Neurocrine Biosciences, Inc. (NASDAQ:NBIX)
Q2 2010 Earnings Call
July 29, 2010 8:30 a.m. ET
Kevin Gorman - President & CEO
Jane Sorenson - IR
Tim Coughlin - VP & CFO
Chris O'Brien - CMO
Phil Nadeau - Cowen
Thomas Wei - Jefferies & Company
Ryan Tochihara - Oppenheimer
Good day everyone, and welcome to today's program. At this time, all participants are in a listen-only mode. Later, you will have the opportunity to ask questions during the question-and-answer session. (Operator Instructions) It's now my pleasure to turn the conference over to Kevin Gorman.
Thank you very much, and thank you everyone for joining us this morning. I'm joined here with Tim Coughlin, our CFO, Chris O'Brien, our Chief Medical Officer, and Jane Sorenson. Before we get started, I'd like Jane Sorenson, to read our Safe Harbor statement.
Good morning. I want to remind you of Neurocrine's Safe Harbor cautions. Certain statements made in the course of this conference call that state the Company's or management's intentions, hopes, beliefs, expectations or predictions of the future are forward-looking statements, which are subject to risks and uncertainties. Information concerning factors that could cause actual results to differ materially from those contained in or implied by the forward-looking statements is contained in the company's SEC filings, including, but not limited to the company's annual report on Form 10-K and quarterly reports on Form 10-Q. Copies of these filings may be obtained by visiting the Investor Relations page on the company's website at www.neurocrine.com. Any forward-looking statements are made only as of today's date, and we undertake no obligation to update these forward-looking statements to reflect subsequent events or circumstances. Kevin?
Thank you, Jane. So this morning we will start out with Tim taking you through our second quarter results and the half yearly results and then importantly he will update our guidance for 2010. Chris will then briefly take you through the where we are with each of our programs and with our partnerships that we kicked off, and then we will open this up to any questions, so to start out with Tim.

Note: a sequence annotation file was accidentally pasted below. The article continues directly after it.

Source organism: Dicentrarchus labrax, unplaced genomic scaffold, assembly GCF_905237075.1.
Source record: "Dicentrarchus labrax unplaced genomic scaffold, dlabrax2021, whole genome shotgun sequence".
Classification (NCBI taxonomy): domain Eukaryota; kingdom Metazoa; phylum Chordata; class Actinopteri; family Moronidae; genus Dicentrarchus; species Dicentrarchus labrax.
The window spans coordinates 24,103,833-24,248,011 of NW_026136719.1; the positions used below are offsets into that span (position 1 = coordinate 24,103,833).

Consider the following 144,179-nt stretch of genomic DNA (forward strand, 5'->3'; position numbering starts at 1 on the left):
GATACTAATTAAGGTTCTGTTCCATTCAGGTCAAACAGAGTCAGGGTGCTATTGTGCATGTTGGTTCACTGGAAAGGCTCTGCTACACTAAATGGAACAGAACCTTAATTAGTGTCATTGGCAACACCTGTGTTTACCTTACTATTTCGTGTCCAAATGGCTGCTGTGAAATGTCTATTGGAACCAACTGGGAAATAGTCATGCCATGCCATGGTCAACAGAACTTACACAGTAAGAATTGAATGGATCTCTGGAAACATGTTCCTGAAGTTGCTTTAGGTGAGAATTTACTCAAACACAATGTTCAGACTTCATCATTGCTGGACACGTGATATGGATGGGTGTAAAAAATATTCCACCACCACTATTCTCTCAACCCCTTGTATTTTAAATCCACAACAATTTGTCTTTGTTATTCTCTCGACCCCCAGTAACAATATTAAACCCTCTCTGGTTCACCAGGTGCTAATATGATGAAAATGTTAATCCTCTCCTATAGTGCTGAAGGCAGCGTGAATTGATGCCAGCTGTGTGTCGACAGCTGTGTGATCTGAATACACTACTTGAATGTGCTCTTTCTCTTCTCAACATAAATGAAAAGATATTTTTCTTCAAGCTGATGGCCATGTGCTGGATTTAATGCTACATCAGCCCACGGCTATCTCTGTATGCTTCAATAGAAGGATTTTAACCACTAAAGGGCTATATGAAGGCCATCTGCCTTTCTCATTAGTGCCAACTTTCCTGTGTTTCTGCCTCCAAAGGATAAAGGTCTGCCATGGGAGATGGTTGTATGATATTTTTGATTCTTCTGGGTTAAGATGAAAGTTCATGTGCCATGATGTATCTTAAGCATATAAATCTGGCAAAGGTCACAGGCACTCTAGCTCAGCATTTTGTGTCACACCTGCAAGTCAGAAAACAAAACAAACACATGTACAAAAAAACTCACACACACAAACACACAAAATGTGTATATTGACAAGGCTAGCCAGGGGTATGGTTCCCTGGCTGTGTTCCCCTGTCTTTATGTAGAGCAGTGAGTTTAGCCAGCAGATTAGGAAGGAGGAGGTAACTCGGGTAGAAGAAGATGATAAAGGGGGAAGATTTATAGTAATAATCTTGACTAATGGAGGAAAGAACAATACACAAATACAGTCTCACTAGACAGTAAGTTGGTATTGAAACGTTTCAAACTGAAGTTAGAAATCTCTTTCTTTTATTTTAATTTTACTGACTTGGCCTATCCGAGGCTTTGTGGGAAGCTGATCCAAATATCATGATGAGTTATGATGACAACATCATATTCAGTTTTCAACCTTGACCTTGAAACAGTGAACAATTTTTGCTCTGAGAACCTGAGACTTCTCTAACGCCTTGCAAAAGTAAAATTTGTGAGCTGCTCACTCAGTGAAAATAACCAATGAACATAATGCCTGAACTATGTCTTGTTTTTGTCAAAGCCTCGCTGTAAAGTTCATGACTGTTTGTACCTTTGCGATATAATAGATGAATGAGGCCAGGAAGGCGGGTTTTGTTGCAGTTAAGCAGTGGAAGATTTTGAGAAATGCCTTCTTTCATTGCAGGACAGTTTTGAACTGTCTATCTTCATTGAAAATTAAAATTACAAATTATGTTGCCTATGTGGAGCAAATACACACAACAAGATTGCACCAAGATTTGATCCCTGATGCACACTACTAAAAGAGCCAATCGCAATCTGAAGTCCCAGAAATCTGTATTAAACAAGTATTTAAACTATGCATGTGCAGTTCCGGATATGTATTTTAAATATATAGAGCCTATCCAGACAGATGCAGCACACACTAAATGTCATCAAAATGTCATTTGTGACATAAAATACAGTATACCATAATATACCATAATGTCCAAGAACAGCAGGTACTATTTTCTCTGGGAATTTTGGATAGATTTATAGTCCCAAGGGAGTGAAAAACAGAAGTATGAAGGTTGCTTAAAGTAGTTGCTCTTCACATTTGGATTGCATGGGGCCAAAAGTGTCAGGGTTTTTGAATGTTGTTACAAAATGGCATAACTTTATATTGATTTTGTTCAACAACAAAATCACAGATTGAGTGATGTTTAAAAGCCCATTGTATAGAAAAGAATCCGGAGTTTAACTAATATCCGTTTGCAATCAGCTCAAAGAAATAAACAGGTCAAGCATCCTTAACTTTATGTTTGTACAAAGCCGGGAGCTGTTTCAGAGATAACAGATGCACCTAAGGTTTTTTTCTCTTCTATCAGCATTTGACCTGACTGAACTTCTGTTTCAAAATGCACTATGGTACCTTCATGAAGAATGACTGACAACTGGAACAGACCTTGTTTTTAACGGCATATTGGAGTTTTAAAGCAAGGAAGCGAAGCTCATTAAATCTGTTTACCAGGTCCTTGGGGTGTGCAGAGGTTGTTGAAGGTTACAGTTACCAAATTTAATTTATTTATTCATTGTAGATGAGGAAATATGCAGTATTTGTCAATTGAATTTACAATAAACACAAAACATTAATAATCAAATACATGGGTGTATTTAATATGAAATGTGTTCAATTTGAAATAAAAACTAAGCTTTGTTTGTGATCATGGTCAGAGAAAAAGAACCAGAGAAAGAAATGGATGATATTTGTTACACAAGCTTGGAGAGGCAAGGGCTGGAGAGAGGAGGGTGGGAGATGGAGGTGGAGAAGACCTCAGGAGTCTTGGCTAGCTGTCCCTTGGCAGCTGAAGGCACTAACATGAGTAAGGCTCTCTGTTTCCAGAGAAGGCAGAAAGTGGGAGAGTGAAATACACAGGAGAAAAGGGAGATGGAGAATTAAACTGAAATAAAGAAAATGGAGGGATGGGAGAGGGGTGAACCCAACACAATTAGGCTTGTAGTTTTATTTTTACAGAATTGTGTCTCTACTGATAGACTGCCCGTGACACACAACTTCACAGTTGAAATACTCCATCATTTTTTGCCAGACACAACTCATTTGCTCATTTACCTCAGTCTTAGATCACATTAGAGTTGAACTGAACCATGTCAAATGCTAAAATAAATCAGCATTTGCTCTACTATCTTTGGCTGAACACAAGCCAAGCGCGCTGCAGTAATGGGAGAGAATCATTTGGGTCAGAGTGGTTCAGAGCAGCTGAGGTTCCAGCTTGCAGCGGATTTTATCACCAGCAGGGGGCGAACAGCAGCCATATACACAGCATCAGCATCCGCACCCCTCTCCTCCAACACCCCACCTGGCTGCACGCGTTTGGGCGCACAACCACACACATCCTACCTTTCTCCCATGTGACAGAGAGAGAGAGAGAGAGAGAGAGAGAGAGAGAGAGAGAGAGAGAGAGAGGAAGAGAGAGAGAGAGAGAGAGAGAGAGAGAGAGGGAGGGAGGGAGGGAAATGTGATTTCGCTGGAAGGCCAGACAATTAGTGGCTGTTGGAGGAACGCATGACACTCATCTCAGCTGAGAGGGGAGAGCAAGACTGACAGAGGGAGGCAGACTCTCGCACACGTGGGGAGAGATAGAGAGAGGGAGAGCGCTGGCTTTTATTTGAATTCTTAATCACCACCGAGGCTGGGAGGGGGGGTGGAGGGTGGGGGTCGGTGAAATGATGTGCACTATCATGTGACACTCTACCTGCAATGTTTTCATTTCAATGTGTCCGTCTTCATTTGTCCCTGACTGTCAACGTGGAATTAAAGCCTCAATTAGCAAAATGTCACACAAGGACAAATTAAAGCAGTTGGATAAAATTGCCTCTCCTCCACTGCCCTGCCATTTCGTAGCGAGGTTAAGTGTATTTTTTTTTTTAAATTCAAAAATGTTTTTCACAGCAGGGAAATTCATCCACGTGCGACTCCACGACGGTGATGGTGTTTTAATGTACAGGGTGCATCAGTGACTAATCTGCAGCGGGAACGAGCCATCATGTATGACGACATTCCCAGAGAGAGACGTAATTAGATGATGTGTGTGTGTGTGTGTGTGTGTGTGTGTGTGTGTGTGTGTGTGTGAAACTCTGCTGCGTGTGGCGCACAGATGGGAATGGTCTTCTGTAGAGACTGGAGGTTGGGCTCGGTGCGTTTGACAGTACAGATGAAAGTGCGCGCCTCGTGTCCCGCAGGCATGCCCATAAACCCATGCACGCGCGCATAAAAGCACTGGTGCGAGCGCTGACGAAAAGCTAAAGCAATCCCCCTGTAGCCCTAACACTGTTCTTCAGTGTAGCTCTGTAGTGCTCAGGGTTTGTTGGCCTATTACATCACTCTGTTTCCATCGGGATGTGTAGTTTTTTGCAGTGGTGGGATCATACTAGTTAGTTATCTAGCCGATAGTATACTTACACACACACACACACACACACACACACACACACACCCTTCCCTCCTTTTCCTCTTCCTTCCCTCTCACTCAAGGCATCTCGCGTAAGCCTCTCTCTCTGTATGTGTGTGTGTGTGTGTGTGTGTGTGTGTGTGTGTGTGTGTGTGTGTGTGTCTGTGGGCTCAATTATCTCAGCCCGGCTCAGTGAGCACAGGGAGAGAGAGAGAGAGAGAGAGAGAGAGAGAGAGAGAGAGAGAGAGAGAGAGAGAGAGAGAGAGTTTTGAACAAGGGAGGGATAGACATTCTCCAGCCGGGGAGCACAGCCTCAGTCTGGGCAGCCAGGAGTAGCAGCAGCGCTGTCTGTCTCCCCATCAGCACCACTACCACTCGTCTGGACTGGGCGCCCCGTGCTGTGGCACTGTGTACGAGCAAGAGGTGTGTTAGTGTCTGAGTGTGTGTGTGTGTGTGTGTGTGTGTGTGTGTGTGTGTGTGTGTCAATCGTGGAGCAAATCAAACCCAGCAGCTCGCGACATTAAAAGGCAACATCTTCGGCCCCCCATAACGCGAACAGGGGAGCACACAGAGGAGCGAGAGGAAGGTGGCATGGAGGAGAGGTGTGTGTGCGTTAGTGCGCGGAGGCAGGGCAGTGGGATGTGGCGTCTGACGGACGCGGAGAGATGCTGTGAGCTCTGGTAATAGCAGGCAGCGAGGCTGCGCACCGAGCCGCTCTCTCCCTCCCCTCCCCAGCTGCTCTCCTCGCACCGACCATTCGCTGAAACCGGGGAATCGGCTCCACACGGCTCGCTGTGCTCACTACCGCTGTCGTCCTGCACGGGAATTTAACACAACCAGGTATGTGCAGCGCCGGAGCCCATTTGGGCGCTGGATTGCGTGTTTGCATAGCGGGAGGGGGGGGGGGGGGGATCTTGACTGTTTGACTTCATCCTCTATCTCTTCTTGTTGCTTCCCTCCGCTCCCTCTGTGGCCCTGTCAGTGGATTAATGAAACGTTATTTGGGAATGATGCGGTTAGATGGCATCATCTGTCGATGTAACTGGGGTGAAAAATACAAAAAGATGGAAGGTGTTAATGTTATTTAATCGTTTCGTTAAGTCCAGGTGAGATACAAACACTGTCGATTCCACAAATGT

Thanks Kevin and good morning everyone. We released our financial results yesterday after market closed, and it was a very good quarter. And the big financial events for the quarter were the Abbott and Boehringer Ingelheim deals we signed in mid-June. As a result of these two deals, our financial position is dramatically improved, and we have provided new financial guidance for the balance of 2010 in our earnings release.
During this portion of the call, I'm trying to cover the quarterly year-to-date financial results, go over the highlights of the two new collaboration agreements and provide detailed guidance for the balance of 2010. As always, we will entertain any questions during the Q&A portion of the call.
Our financial results in those important metric is a cash burn from ongoing operations. If one were to exclude the impact to these two recent partnerships, we again met our targeted burn from operations of $11 million for the second quarter. Our net loss for the second quarter was $5.2 million or $0.09 per share. This compares a net loss of 15.3 million or $0.39 per share for the second quarter of last year.
Our year-to-date loss is 13.8 million, or $0.27 per share, compared with 2009 year-to-date loss of $34.9 million or $0.90 per share. The reduction and the net loss is primarily due to the restructuring program that we implemented in the second quarter of last year to conserve cash coupled with ongoing cost control measures across all functions within our company.
Research and Development cost as well as general and administrative costs were in line with our expectations for the quarter and the year-to-date and significantly lower than last year. This is primarily due to the lower personnel related cost and across the Board reductions in non-clinical related expenses. We entered the quarter with cash and investments totaling $134 million, a significant increase resulting from our up-front collaboration fees.
Additionally on July 1, $9 million worth of our auction rate securities were redeemed at par. We now have one auction rate security left with the par value of approximately $3 million. As previously mentioned, we signed two significant strategic collaborations in mid-June, one with the Abbot for GnRH program and one with Boehringer Ingelheim for GPR119 program for diabetes.